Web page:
Cambodia: surviving mines and war was just the beginning
05 April 2012

Han smiles with her grandson. She is determined to keep smiling for him because there is no one else to care for him. (Tess O'Brien/ JRS)
Han does not want to talk about the remaining landmines that she fears surround her village, the death of her children or the devastation caused by the floods.
Siem Reap, 5 April 2012 – "If you write about my story, you'll never finish". Han chuckles, revealing a mouthful of dark, empty crevices. Her teeth are yellowed and cracked, but don't be fooled by her appearance life has not worn her down yet.

In more ways than one, Han is a typical middle-aged Khmer woman. She doesn't remember the year she was born and tries not to remember the horrors of the Pol Pot era. She does, however, remember the day she stepped on a landmine.

She was fifteen years old when she was ordered by the occupying soldiers to "clear the forest", a tactic often used in the war to verify an area was clear of landmines and other explosive remnants of war before soldiers themselves would cross.

This time, it wasn't. Living in a remote village 60 kilometres away, it took hours to reach the from Siem Reap hospital. But had it been closer, it wouldn't have made a difference. The blast had completely taken off Han's left leg.

After a month in hospital, Han eventually went back to her village only to be thrown out of her neighbour's home where she had been living since the death of her family under Pol Pot. Destitute and alone, Han lost hope.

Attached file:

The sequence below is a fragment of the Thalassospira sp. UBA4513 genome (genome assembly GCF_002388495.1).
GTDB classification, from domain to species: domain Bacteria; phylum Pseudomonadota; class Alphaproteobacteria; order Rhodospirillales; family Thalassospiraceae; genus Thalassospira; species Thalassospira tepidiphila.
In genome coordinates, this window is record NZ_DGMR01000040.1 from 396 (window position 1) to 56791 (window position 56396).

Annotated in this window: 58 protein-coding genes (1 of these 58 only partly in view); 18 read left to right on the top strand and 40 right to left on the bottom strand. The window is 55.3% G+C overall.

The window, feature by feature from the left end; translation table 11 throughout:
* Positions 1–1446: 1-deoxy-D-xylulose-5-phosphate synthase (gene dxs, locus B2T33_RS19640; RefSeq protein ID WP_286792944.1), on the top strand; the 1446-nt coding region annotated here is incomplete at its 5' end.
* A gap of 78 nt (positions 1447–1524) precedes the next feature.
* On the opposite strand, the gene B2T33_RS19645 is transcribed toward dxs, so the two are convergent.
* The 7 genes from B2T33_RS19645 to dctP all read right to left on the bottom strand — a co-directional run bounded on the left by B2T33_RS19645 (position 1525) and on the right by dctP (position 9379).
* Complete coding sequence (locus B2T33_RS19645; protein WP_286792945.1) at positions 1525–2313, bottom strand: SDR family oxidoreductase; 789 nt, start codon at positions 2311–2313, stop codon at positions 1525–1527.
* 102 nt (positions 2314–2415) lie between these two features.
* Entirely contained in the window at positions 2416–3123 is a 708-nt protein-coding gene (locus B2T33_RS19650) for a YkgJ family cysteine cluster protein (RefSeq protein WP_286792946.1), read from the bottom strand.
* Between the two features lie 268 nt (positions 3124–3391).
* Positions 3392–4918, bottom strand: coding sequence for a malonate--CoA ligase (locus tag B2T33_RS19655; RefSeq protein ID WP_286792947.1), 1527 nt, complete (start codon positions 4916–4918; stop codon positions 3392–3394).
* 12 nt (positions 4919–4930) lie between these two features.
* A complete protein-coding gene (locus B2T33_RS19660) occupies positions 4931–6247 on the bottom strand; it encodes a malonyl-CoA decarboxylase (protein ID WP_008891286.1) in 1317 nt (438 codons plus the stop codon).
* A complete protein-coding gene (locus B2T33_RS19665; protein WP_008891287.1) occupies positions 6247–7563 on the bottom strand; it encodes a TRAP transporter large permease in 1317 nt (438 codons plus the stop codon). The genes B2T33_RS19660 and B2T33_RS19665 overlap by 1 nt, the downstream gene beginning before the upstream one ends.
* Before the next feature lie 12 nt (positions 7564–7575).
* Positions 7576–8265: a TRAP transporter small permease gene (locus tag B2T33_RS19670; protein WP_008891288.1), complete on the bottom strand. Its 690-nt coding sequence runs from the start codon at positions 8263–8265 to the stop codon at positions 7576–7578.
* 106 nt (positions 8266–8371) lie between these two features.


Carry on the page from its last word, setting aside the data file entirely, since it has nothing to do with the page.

"I didn't think that I could keep on living..." she leans back in her chair and looks down at her three-year-old grandson.

He is playing on the ground beside her now broken, footless prosthetic. A moment passes before she looks up and smiles warmly, saying "but then my village leader started to help me. They built me a little house and slowly I got better… My hope came back."

Never giving up.
Like most Cambodian women, this incident marks only one of many challenges that Han has had to face in her lifetime. Only 45 (she estimates), Han has suffered the tragedy of having lost her husband and four of her six children. She struggles to support her remaining two children and two grandchildren, particularly since the floods ravaged her village in September of last year, destroying the livelihood of the entire community. No doubt, this will be a very hungry season ahead.

Han does not want to talk about the remaining landmines that she fears surround her village, the death of her children or the devastation caused by the floods. Currently, Han's main concern is her eighteen-year-old daughter who she tells me is experiencing "bad spirits".

Han pulls up the sleeves of her shirt to reveal bite wounds along her arms. Flustered, concerned, confused, Han immediately begins to tell me stories of her daughter who presumably is experiencing some sort of psychological trauma; something so unexplainable in rural Cambodia that "bad spirits" is the only possible explanation.

"Bad spirits haunt my family…" she tells me while shaking her head. "Today has been a difficult day..."

When asked how she gets by on the more challenging days, she suddenly throws back her head and laughs at the naiveté of such a question. "No one else can stand up and take care of my family! I must continue!" For Han, the answer was obvious.